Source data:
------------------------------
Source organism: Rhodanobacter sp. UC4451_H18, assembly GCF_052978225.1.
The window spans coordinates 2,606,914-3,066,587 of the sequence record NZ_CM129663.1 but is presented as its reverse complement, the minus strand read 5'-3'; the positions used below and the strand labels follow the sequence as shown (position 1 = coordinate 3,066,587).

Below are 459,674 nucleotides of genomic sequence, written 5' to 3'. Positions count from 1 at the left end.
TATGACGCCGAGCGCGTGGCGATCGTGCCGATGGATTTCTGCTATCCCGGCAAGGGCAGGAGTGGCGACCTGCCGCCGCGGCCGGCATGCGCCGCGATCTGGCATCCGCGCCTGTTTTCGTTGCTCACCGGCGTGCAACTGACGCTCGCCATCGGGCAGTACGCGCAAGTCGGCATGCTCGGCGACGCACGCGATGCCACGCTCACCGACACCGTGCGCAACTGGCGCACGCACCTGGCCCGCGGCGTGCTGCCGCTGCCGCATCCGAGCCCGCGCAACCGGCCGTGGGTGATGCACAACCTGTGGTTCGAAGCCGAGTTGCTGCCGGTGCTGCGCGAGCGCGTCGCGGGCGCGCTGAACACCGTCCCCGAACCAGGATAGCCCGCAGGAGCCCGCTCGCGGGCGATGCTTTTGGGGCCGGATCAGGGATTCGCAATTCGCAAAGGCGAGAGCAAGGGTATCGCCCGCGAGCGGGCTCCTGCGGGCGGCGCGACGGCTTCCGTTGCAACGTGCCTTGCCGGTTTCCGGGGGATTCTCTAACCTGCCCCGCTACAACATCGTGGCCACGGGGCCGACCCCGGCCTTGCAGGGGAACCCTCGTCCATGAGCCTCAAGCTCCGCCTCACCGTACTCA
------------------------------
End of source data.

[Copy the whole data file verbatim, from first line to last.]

Source organism: Rhodanobacter sp. UC4451_H18, assembly GCF_052978225.1.
The window spans coordinates 2,606,914-3,066,587 of the sequence record NZ_CM129663.1 but is presented as its reverse complement, the minus strand read 5'-3'; the positions used below and the strand labels follow the sequence as shown (position 1 = coordinate 3,066,587).

Below are 459,674 nucleotides of genomic sequence, written 5' to 3'. Positions count from 1 at the left end.
TATGACGCCGAGCGCGTGGCGATCGTGCCGATGGATTTCTGCTATCCCGGCAAGGGCAGGAGTGGCGACCTGCCGCCGCGGCCGGCATGCGCCGCGATCTGGCATCCGCGCCTGTTTTCGTTGCTCACCGGCGTGCAACTGACGCTCGCCATCGGGCAGTACGCGCAAGTCGGCATGCTCGGCGACGCACGCGATGCCACGCTCACCGACACCGTGCGCAACTGGCGCACGCACCTGGCCCGCGGCGTGCTGCCGCTGCCGCATCCGAGCCCGCGCAACCGGCCGTGGGTGATGCACAACCTGTGGTTCGAAGCCGAGTTGCTGCCGGTGCTGCGCGAGCGCGTCGCGGGCGCGCTGAACACCGTCCCCGAACCAGGATAGCCCGCAGGAGCCCGCTCGCGGGCGATGCTTTTGGGGCCGGATCAGGGATTCGCAATTCGCAAAGGCGAGAGCAAGGGTATCGCCCGCGAGCGGGCTCCTGCGGGCGGCGCGACGGCTTCCGTTGCAACGTGCCTTGCCGGTTTCCGGGGGATTCTCTAACCTGCCCCGCTACAACATCGTGGCCACGGGGCCGACCCCGGCCTTGCAGGGGAACCCTCGTCCATGAGCCTCAAGCTCCGCCTCACCGTACTCA